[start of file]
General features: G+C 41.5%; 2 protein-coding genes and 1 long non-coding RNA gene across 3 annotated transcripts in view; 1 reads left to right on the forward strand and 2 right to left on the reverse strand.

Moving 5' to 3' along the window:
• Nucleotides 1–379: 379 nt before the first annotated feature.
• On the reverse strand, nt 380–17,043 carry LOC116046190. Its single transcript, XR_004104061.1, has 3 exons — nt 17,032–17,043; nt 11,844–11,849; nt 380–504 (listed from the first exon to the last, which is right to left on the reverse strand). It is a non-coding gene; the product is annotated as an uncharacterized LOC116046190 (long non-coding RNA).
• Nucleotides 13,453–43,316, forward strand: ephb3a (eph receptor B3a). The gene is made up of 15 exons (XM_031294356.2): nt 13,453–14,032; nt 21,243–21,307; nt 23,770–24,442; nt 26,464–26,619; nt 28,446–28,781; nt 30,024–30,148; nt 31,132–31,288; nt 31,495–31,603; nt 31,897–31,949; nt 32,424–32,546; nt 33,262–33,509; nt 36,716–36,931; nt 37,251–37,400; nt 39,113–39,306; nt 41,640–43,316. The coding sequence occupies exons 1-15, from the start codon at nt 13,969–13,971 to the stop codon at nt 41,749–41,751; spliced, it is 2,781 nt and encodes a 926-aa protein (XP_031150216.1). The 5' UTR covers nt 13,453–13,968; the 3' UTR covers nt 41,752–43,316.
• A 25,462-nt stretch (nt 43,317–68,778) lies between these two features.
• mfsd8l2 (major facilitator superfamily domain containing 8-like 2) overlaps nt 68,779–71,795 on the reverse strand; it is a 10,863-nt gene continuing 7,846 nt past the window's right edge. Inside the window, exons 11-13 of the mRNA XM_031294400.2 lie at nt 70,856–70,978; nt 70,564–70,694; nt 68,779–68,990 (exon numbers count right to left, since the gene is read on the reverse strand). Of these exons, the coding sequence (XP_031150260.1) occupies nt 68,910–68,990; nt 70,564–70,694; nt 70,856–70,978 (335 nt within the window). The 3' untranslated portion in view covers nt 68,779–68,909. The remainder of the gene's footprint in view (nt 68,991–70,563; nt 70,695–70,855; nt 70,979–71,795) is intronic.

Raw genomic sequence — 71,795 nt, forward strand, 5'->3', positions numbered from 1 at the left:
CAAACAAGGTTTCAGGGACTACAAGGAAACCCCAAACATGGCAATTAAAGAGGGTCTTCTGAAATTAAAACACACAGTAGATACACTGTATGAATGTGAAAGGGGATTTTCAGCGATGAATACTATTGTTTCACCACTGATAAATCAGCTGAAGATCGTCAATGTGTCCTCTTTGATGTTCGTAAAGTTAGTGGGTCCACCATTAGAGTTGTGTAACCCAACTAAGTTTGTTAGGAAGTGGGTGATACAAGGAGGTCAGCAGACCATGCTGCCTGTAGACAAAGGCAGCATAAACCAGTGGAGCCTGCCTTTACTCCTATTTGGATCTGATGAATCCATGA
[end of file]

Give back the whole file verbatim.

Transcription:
General features: G+C 41.5%; 2 protein-coding genes and 1 long non-coding RNA gene across 3 annotated transcripts in view; 1 reads left to right on the forward strand and 2 right to left on the reverse strand.

Moving 5' to 3' along the window:
• Nucleotides 1–379: 379 nt before the first annotated feature.
• On the reverse strand, nt 380–17,043 carry LOC116046190. Its single transcript, XR_004104061.1, has 3 exons — nt 17,032–17,043; nt 11,844–11,849; nt 380–504 (listed from the first exon to the last, which is right to left on the reverse strand). It is a non-coding gene; the product is annotated as an uncharacterized LOC116046190 (long non-coding RNA).
• Nucleotides 13,453–43,316, forward strand: ephb3a (eph receptor B3a). The gene is made up of 15 exons (XM_031294356.2): nt 13,453–14,032; nt 21,243–21,307; nt 23,770–24,442; nt 26,464–26,619; nt 28,446–28,781; nt 30,024–30,148; nt 31,132–31,288; nt 31,495–31,603; nt 31,897–31,949; nt 32,424–32,546; nt 33,262–33,509; nt 36,716–36,931; nt 37,251–37,400; nt 39,113–39,306; nt 41,640–43,316. The coding sequence occupies exons 1-15, from the start codon at nt 13,969–13,971 to the stop codon at nt 41,749–41,751; spliced, it is 2,781 nt and encodes a 926-aa protein (XP_031150216.1). The 5' UTR covers nt 13,453–13,968; the 3' UTR covers nt 41,752–43,316.
• A 25,462-nt stretch (nt 43,317–68,778) lies between these two features.
• mfsd8l2 (major facilitator superfamily domain containing 8-like 2) overlaps nt 68,779–71,795 on the reverse strand; it is a 10,863-nt gene continuing 7,846 nt past the window's right edge. Inside the window, exons 11-13 of the mRNA XM_031294400.2 lie at nt 70,856–70,978; nt 70,564–70,694; nt 68,779–68,990 (exon numbers count right to left, since the gene is read on the reverse strand). Of these exons, the coding sequence (XP_031150260.1) occupies nt 68,910–68,990; nt 70,564–70,694; nt 70,856–70,978 (335 nt within the window). The 3' untranslated portion in view covers nt 68,779–68,909. The remainder of the gene's footprint in view (nt 68,991–70,563; nt 70,695–70,855; nt 70,979–71,795) is intronic.

Raw genomic sequence — 71,795 nt, forward strand, 5'->3', positions numbered from 1 at the left:
CAAACAAGGTTTCAGGGACTACAAGGAAACCCCAAACATGGCAATTAAAGAGGGTCTTCTGAAATTAAAACACACAGTAGATACACTGTATGAATGTGAAAGGGGATTTTCAGCGATGAATACTATTGTTTCACCACTGATAAATCAGCTGAAGATCGTCAATGTGTCCTCTTTGATGTTCGTAAAGTTAGTGGGTCCACCATTAGAGTTGTGTAACCCAACTAAGTTTGTTAGGAAGTGGGTGATACAAGGAGGTCAGCAGACCATGCTGCCTGTAGACAAAGGCAGCATAAACCAGTGGAGCCTGCCTTTACTCCTATTTGGATCTGATGAATCCATGA